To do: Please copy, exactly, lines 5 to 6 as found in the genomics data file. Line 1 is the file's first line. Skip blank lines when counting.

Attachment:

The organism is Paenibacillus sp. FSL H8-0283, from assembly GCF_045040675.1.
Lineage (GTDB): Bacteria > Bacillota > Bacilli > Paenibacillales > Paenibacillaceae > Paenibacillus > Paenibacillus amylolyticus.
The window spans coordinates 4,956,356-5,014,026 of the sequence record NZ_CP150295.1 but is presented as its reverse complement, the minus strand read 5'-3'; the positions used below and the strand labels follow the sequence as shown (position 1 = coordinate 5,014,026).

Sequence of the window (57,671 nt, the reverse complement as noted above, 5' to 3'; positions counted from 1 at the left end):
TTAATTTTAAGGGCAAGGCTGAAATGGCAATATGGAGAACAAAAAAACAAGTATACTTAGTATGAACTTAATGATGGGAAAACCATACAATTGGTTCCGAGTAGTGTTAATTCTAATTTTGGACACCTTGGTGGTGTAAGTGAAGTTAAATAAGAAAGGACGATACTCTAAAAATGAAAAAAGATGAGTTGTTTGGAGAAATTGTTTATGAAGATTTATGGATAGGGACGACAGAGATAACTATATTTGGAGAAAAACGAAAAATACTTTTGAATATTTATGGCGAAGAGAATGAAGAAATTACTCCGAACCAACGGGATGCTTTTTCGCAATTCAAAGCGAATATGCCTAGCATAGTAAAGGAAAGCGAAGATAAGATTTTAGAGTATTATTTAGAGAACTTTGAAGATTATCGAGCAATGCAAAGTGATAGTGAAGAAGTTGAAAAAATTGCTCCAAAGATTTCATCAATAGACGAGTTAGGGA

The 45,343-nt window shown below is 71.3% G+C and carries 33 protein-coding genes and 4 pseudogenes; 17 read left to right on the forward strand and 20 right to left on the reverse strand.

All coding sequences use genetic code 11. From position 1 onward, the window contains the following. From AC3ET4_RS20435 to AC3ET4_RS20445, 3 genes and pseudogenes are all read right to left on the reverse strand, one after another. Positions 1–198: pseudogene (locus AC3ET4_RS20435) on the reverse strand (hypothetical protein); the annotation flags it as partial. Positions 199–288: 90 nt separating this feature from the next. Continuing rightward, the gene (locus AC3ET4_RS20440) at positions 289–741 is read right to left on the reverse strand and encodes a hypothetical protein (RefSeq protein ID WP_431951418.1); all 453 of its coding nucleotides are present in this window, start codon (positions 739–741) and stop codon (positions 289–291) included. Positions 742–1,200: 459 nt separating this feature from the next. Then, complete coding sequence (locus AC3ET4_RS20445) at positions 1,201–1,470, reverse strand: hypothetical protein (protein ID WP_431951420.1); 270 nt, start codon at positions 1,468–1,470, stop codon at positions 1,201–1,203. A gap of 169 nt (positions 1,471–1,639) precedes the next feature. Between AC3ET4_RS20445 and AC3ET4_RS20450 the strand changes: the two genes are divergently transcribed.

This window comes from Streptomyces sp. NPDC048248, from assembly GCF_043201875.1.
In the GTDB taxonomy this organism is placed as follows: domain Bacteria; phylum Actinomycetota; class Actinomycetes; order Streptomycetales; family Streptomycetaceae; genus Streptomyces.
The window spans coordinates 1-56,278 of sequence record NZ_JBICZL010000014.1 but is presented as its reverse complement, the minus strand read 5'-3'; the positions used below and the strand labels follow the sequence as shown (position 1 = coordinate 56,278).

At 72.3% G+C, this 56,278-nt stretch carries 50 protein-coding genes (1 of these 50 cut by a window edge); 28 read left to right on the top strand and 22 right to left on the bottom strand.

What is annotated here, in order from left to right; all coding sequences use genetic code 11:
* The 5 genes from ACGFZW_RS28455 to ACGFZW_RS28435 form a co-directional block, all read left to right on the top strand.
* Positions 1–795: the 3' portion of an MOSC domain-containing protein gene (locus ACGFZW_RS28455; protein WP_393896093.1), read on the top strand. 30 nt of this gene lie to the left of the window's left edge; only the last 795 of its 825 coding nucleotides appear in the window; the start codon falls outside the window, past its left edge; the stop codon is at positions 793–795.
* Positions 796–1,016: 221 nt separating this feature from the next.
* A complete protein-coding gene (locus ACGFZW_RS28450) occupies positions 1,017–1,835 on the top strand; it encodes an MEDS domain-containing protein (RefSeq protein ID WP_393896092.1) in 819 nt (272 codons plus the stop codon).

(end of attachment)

TTAATTTTAAGGGCAAGGCTGAAATGGCAATATGGAGAACAAAAAAACAAGTATACTTAGTATGAACTTAATGATGGGAAAACCATACAATTGGTTCCGAGTAGTGTTAATTCTAATTTTGGACACCTTGGTGGTGTAAGTGAAGTTAAATAAGAAAGGACGATACTCTAAAAATGAAAAAAGATGAGTTGTTTGGAGAAATTGTTTATGAAGATTTATGGATAGGGACGACAGAGATAACTATATTTGGAGAAAAACGAAAAATACTTTTGAATATTTATGGCGAAGAGAATGAAGAAATTACTCCGAACCAACGGGATGCTTTTTCGCAATTCAAAGCGAATATGCCTAGCATAGTAAAGGAAAGCGAAGATAAGATTTTAGAGTATTATTTAGAGAACTTTGAAGATTATCGAGCAATGCAAAGTGATAGTGAAGAAGTTGAAAAAATTGCTCCAAAGATTTCATCAATAGACGAGTTAGGGA

The 45,343-nt window shown below is 71.3% G+C and carries 33 protein-coding genes and 4 pseudogenes; 17 read left to right on the forward strand and 20 right to left on the reverse strand.